Talk:Tableless web design
- 1 Criticism: Where is it?
- 2 Propsosal: Change to historical perspective
- 3 tidying up page
- 4 css cacheing advantages?
- 5 why I deleted all the external links
- 6 Are they advantages or not?
- 7 This article is BUNK
- 8 Brunelleschi and Masaccio?
- 9 Quick point
- 10 Too much "religious" argument
- 11 Tables still being used
- 12 Images
- 13 Poor handling of overflow by divs, main reason for using tables.
- 14 External links modified
Criticism: Where is it?
Where is the criticism that CSS is horrible, because you cannot resize the font in the browser without it going out of whack? —Preceding unsigned comment added by 18.104.22.168 (talk) 03:07, 21 April 2009 (UTC)
I've added a link to here as a start http://www.barrypearson.co.uk/articles/layout_tables/defence.htm —Preceding unsigned comment added by 22.214.171.124 (talk) 07:26, 29 July 2009 (UTC)
Actually, I think that site is just a good example of horrible website design...not sure that's the one you want to use for your argument. —Preceding unsigned comment added by 126.96.36.199 (talk) 03:31, 4 March 2011 (UTC)
Propsosal: Change to historical perspective
I believe that this page could be improved by changing its focus from an argument for CSS to a historical perspective on why people used tables for design, and the difficulties transitioning from tables. The page should be targetted to people who came across the term "tableless design" and wonder what it means. The structure I propose is:
The first section should describe why people used tables for page layout. This should be written in the past tense.
The second section introduce replacement technologies (with release dates and links to other pages).
The third section should describe historical difficulties of transitioning to CSS (for example, Netscape 4 did not adequately support CSS, and there was not a clear upgrade path for Netscape 4.)
The problem section should be about current thoughts on the term. e.g., this is an antiquated term that only has meaning for people who are using tables for page layout and need to change to CSS. These changes would make the page more interesting and relevant to the casual reader. Yintercept 19:09, 8 April 2007 (UTC)
- I put together some historical remarks: The Tableless Table - Armin B. Wagner (talk) 12:49, 8 May 2009 (UTC)
tidying up page
I've tidied up this article and expanded it a bit. One thing that I thought about including but wasn't entirely sure about was the advantage of tableless web design as far as Search Engine Optimization is concerned. I gather that having a table-less design that is valid (X)HTML does have a beneficial effect on search engine rankings though I'm not 100% sure about this. Perhaps someone more knowledgeable than me about this aspect of SEO could add some appropriate blurb if it is relevant? Jammycakes 22:19, 19 April 2006 (UTC)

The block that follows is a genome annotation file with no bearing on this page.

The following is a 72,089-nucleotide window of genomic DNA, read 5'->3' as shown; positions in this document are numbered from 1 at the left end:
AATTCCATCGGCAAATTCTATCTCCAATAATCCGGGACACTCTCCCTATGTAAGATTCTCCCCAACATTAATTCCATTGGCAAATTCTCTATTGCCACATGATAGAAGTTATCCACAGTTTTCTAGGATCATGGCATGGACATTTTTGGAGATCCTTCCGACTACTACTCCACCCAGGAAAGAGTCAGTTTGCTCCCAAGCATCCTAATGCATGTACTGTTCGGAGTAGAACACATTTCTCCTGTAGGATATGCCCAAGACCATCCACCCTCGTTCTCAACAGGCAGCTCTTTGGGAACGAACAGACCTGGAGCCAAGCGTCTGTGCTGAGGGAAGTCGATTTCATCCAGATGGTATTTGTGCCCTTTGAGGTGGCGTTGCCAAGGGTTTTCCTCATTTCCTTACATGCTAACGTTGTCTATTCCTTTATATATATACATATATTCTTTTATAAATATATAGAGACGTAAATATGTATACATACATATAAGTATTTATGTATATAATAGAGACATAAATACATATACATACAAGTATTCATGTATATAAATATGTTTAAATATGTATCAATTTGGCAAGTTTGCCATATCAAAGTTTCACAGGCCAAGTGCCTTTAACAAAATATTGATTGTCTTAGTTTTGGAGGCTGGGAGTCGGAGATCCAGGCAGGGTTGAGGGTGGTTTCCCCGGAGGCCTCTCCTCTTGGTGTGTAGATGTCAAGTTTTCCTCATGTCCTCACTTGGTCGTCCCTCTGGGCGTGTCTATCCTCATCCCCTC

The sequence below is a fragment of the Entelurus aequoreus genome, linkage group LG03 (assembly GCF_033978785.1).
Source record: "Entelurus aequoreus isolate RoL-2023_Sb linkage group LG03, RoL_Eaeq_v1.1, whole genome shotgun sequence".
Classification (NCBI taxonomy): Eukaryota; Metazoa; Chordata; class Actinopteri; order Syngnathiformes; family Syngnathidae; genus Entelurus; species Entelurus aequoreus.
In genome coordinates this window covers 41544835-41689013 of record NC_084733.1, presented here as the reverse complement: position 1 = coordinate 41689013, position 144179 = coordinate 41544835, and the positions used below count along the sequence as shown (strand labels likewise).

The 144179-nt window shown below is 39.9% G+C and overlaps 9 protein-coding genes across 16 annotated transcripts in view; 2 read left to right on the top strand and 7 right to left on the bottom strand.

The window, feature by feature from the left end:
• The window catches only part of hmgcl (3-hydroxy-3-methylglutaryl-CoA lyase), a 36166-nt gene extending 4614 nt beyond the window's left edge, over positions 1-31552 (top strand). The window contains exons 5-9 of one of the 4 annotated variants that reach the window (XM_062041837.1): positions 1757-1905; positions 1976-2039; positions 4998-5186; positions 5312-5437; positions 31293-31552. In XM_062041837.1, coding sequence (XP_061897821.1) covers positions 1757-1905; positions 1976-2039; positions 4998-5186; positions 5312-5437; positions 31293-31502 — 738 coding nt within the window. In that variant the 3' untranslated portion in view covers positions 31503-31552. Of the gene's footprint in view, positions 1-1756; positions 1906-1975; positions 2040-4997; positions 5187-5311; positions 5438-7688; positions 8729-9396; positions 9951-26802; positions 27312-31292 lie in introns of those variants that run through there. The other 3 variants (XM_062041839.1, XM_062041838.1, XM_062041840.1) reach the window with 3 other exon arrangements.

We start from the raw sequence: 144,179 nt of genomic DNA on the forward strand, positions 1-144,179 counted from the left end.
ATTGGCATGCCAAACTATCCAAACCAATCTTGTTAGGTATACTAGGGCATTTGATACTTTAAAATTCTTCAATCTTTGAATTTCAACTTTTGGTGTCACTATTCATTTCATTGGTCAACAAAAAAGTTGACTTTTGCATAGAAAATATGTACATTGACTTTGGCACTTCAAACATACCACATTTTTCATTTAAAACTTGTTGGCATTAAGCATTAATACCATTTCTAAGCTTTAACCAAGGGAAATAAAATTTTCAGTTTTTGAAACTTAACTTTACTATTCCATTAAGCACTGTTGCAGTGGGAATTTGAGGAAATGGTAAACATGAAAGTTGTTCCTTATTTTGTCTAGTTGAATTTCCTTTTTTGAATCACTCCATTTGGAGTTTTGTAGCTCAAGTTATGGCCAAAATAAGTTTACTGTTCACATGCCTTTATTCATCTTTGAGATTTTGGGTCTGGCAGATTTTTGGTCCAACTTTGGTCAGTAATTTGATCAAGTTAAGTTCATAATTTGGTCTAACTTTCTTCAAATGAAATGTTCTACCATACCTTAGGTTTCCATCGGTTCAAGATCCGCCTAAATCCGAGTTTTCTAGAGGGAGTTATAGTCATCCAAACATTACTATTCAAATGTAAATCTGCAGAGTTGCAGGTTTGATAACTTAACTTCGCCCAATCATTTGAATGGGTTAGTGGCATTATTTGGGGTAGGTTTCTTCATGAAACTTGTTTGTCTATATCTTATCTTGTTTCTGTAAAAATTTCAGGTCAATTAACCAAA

I would also suggest renaming this page to Tableless Web Design Jammycakes 10:09, 20 April 2006 (UTC)
- Really this is just one element of semantic HTML, which in turn is a part of standards-based web authoring. See talk:Tag_soup#Citations and Neologism. —Michael Z. 2006-10-16 05:59 Z
There is a lot of speculation about Tableless design and SEO. I've heard some ridiculous claims. From a search engine's perspective: It is not important how a web designer codes a page rather the content on the page. It could be considered unethical to penalize a web page because it used a certain tag.
In extreme cases excessive tables will impact on search engine rankings but this not due to tables but poor HTML. Any tag will have the same effect if used too much. Rimian —Preceding comment was added at 11:06, 13 December 2007 (UTC)
Actually, tables severely impact SEO. Good SEO algorithms use semantics to assign meaning. H1 is given more weight than H2, which is given more weight than P, for example. Wrapping everything in a table tag means that the search engine interprets that all as tabular data, which (semantically) is used to support main content, not provide main content.
css cacheing advantages?
The CSS file can also be cached by the browser and so does not need to be re-loaded with every page visit, thereby providing further savings in bandwidth.
Aren't images and HTML also cached? How is this an advantage of tableless web design? I'm not sure I understand what the author is getting at here.
CSS is cached across multiple pages. HTML is separate for each page. Pretty straightforward, I'd say
- I've reworded it a bit to make it clearer. Jammycakes 07:00, 16 May 2006 (UTC)
I removed three external links (that was all the external links) because they seemed to be ads -- especially the last two.
Does Wikipedia have a rule that no .com sites are permitted in External Links? I've seen people delete links for that reason alone.
TH 07:09, 7 November 2006 (UTC)
- You didn't pay much attention to their content, did you? The last was completely non-commercial, a cc-licensed slide show. You also deleted categories and interwiki links. Wake up. —Michael Z. 2006-11-07 13:34 Z
Are they advantages or not?